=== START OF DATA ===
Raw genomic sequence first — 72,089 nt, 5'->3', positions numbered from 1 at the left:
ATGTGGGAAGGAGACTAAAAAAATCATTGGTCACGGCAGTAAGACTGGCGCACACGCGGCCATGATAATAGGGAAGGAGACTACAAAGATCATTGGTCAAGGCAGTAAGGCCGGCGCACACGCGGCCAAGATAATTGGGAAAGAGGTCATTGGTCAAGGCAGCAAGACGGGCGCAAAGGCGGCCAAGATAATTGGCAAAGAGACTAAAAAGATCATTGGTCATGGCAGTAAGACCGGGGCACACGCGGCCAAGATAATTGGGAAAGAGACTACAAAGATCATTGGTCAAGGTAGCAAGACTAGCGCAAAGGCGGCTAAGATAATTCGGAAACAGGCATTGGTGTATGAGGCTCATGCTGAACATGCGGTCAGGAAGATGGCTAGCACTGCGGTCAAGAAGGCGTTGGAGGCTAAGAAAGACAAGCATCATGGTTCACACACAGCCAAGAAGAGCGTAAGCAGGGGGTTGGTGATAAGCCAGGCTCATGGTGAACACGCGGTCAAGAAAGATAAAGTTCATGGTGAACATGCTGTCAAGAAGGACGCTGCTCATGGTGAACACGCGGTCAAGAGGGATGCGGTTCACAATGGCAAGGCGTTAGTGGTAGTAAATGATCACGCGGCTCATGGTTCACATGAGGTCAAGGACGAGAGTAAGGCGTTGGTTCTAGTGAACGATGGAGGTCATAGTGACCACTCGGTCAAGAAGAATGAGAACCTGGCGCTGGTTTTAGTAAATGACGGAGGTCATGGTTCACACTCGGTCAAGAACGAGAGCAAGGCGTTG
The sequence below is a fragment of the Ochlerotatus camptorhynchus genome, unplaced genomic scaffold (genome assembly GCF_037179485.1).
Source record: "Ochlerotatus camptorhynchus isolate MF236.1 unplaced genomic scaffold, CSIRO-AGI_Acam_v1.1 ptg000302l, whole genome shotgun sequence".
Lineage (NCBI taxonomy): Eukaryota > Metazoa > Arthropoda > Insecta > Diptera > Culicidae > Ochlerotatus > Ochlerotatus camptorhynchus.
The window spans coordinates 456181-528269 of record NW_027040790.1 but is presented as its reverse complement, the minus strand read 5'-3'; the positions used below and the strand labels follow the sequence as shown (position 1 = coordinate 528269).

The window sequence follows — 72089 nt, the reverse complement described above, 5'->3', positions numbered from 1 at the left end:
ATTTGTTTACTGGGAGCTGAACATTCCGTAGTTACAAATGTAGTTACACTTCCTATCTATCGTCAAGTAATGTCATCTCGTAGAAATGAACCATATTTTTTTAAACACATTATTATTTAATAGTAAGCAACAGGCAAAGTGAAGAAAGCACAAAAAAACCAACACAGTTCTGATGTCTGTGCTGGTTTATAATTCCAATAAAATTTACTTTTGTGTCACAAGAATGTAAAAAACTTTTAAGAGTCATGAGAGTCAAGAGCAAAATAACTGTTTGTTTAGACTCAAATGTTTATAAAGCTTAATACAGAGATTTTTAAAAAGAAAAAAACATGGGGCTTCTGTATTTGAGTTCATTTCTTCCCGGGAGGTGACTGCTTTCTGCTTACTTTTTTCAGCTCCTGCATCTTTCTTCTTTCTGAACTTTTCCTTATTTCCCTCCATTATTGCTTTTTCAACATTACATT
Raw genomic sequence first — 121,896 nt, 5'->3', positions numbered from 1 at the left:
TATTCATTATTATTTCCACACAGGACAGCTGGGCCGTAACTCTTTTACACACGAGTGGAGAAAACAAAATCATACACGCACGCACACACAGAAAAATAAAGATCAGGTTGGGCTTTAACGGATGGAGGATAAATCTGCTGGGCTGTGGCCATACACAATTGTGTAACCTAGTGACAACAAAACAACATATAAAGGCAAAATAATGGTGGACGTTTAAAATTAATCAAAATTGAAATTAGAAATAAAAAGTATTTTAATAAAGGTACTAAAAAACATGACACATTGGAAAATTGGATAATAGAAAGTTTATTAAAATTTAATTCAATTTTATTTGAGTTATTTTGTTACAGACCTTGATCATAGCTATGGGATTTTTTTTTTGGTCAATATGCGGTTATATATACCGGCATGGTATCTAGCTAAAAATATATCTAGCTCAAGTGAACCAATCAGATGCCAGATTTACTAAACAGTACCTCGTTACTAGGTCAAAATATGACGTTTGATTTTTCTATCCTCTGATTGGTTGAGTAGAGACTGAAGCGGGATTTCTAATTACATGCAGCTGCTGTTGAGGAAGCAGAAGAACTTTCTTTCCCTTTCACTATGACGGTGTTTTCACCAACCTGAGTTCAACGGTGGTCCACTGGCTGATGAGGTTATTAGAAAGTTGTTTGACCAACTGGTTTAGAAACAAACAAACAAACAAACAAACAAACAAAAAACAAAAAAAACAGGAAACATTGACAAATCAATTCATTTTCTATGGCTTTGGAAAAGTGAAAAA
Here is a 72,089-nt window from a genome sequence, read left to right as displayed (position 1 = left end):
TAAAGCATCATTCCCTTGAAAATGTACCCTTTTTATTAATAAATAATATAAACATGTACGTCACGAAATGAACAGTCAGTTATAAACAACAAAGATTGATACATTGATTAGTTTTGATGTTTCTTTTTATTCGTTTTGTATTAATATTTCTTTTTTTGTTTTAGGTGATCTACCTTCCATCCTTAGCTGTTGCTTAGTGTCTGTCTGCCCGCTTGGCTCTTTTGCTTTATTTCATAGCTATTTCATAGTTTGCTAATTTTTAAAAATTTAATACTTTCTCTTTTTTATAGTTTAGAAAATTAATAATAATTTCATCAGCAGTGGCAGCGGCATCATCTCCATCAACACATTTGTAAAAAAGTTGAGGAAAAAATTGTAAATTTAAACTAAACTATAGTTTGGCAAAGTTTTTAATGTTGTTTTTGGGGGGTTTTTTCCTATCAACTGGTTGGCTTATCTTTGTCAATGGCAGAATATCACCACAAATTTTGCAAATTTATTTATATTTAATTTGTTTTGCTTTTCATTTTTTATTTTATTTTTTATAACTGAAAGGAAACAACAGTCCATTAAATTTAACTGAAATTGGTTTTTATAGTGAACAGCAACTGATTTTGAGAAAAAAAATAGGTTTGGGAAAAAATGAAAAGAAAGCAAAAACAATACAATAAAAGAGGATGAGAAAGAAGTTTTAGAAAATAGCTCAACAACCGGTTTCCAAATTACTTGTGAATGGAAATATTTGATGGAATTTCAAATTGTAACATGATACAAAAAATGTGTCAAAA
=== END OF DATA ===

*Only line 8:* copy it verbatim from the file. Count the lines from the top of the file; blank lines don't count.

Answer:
ATTTGTTTACTGGGAGCTGAACATTCCGTAGTTACAAATGTAGTTACACTTCCTATCTATCGTCAAGTAATGTCATCTCGTAGAAATGAACCATATTTTTTTAAACACATTATTATTTAATAGTAAGCAACAGGCAAAGTGAAGAAAGCACAAAAAAACCAACACAGTTCTGATGTCTGTGCTGGTTTATAATTCCAATAAAATTTACTTTTGTGTCACAAGAATGTAAAAAACTTTTAAGAGTCATGAGAGTCAAGAGCAAAATAACTGTTTGTTTAGACTCAAATGTTTATAAAGCTTAATACAGAGATTTTTAAAAAGAAAAAAACATGGGGCTTCTGTATTTGAGTTCATTTCTTCCCGGGAGGTGACTGCTTTCTGCTTACTTTTTTCAGCTCCTGCATCTTTCTTCTTTCTGAACTTTTCCTTATTTCCCTCCATTATTGCTTTTTCAACATTACATT